Akira Kurosawa

Also found in: Dictionary, Thesaurus, Wikipedia.
Akira Kurosawa 黒澤 明
BirthplaceShinagawa, Tokyo, Japan
Director, screenwriter, producer, editor

Kurosawa, Akira

(äkē`rä ko͞orō`säwä), 1910–98, Japanese film director, scriptwriter, and producer, b. Tokyo. He is regarded as one of the world's greatest directors. In Rashomon (1950), he introduced Western audiences to Japanese film. Its bleakly humanistic stance toward the slippery nature of truth and its highly charged visual style marked Kurosawa's approach. His 29 other films range freely through history, often adapting classics of Western literature, including several of Shakespeare's plays, to Japanese settings and attitudes. His films include Ikiru (1952), a moving study of an elderly bureaucrat facing death from cancer; Seven Samurai (1954), an epic adventure; Throne of Blood (1957), an adaption of Macbeth; Yojimbo (1961), a rousing Japanese-style Western; Ran (1985), a sweeping version of King Lear; Akira Kurosawa's Dreams (1990), surreal vignettes that present an apocalyptic vision of human civilization; Rhapsody in August (1991), a grandmother's painful recollection of the Nagasaki bombing; and his last work, Madadayo (1993), a small, serene, and touching account of an elderly and beloved professor. In 1989 he received an Academy Award for the body of his work.


See his autobiography (1982); studies by D. Richie (1965, 1970); S. Galbraith 4th, The Emperor and the Wolf: The Lives and Films of Akira Kurosawa and Toshiro Mifune (2002); P. Anderer, Kurosawa's Rashomon (2016).

The Columbia Electronic Encyclopedia™ Copyright © 2013, Columbia University Press. Licensed from Columbia University Press. All rights reserved. www.cc.columbia.edu/cu/cup/
The following article is from The Great Soviet Encyclopedia (1979). It might be outdated or ideologically biased.

Kurosawa, Akira


Born Mar. 23,1910, in Tokyo. Japanese motion-picture director.

Kurosawa studied at the Academy of Arts in Tokyo from 1928 to 1935. In 1936 he went to work as a screenwriter and director’s assistant. He began making his own films in 1943.

Kurosawa’s film Rashomon (1950, based on a story by R. Akutagawa) has become world famous. His other films include The Idiot (1951, based upon F. M. Dostoevsky’s novel), Ikiru (1952), Seven Samurai (1954), The Throne of Blood (1957, based on Shakespeare’s Macbeth), The Lower Depths (1957, based on Gorky’s play), Yojimbo (1961), and Red Beard (1965) and Dodesukaden (1970; both screen versions of works by S. Yamamoto).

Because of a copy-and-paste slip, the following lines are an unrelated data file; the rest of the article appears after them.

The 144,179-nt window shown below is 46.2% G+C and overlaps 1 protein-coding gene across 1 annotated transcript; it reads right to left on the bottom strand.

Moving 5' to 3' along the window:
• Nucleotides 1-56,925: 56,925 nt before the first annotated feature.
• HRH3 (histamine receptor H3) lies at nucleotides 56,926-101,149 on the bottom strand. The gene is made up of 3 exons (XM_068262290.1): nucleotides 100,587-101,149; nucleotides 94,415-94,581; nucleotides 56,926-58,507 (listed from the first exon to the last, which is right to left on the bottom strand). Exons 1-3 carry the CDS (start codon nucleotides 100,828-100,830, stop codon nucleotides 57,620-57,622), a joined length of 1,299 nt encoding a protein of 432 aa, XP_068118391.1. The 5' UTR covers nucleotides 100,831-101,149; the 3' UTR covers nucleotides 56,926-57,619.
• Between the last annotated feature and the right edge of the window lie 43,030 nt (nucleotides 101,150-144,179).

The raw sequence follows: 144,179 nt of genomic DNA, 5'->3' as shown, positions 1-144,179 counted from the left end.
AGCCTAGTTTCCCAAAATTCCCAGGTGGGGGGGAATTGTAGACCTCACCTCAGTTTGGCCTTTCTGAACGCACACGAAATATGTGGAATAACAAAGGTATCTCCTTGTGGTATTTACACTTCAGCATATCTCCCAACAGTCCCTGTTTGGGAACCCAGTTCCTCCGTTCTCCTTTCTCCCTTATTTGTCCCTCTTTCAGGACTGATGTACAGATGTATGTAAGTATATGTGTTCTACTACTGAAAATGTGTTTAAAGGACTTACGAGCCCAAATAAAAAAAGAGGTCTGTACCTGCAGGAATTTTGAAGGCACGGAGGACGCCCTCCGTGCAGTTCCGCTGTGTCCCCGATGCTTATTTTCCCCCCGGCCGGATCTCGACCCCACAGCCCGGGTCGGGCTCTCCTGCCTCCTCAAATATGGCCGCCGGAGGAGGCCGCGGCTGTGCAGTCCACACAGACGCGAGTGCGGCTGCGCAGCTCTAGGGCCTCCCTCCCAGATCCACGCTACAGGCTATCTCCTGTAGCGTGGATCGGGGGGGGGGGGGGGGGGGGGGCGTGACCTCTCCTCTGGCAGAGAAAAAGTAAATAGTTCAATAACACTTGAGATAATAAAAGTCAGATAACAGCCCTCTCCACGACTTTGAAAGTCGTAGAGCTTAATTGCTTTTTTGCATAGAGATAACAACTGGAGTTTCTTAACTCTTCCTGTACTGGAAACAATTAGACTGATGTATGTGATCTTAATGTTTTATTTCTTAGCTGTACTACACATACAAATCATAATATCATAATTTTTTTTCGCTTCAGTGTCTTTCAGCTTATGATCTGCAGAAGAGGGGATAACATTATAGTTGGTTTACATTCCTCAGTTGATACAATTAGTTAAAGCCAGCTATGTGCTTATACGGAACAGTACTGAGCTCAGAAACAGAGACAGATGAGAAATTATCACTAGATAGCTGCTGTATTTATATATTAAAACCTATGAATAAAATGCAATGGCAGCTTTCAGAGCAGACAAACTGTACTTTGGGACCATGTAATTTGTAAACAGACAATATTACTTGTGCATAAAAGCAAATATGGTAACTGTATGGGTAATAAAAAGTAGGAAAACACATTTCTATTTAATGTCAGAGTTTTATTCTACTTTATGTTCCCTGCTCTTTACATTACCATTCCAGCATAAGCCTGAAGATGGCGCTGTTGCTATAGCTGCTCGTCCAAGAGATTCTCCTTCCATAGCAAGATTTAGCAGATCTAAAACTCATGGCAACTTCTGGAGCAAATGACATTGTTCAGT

Kurosawa’s formally perfect and profoundly psychological films affirm lofty humanist ideals and condemn social injustice and war. His creative work, which enriches cinema and makes innovative use of its expressive means, brought Japanese film to a new level of development.


Iwasaki, A. Sovremennoe iaponskoe kino. Moscow, 1962. (Translated from Japanese.)
Fil’my Akiry Kurosavy. Moscow, 1972.
Richie, D. The Films of Akira Kurosawa. Berkeley-Los Angeles, Calif., 1965.
Helman, A. Akira Kurosawa. Warsaw, 1970.


The Great Soviet Encyclopedia, 3rd Edition (1970-1979). © 2010 The Gale Group, Inc. All rights reserved.
References in periodicals archive ?
Others in the top 10 include: Indian director Satyajit Ray's "The Apu Trilogy"; "A City of Sadness" by Hou Hsiao-hsien; "Seven Samurai" by Akira Kurosawa; "A Brighter Summer Day" by Edward Yang; "Spring in a Small Town" by Fei Mu; "Still Life" by Jia Zhang Ke; "The Housemaid" by Kim Ki-young; and "Close up" by Abbas Kiarostami.
The ground-breaking masterpieces of filmmaker, film producer and screenwriter Akira Kurosawa (March 23, 1910 - Sept 6, 1998), have inspired such movie makers as George Lucas, Steven Spielberg, Martin Scorsese, Oliver Stone and Francis Ford Coppola and Kurosawa's influence can be seen in classic movies such as Star Wars, The Magnificent Seven and A Fistful of Dollars.
[TEXT NOT REPRODUCIBLE IN ASCII] (Complete Collection of Akira Kurosawa's Works).
They also discuss TV shows such as The Sopranos; genre issues (e.g., Chinese martial arts and horror); and classic filmmakers such as Jean Cocteau, Akira Kurosawa, and Jean-Luc Godard.
The major highlights of the festival is the participation of films directed by the master filmmakers like, Antonioni, Akira Kurosawa, Henri Clouzot and also the contemporary celebrities like Aki Kaurismaki, Michael Henneke, Abbas Kiarastomi, Lars Von Trier, Kim Ki Duk, Volker Schlondorff and other eminent filmmakers around the world.
(8) Akira Kurosawa, Japan's best-known film director, produced several films that explored the psychological effect of the nuclear attacks on Hiroshima and Nagasaki.
The aesthete in question is, of course, Akutagawa himself, best known now, perhaps, as the author of "Rashomon," the story upon which Akira Kurosawa based his film of the same name.
Like recent thriller Vantage Point and Akira Kurosawa's classic Rashomon, the idea of one event seen from several different perspectives is nothing new, but this domestic saga, like the eponymous assault, packs quite a punch.
What we're seeing is a real-world reenactment of Japanese filmmaker Akira Kurosawa's masterpiece, Seven Samurai, perhaps more familiar to American audiences when remade as our own classic, The Magnificent Seven.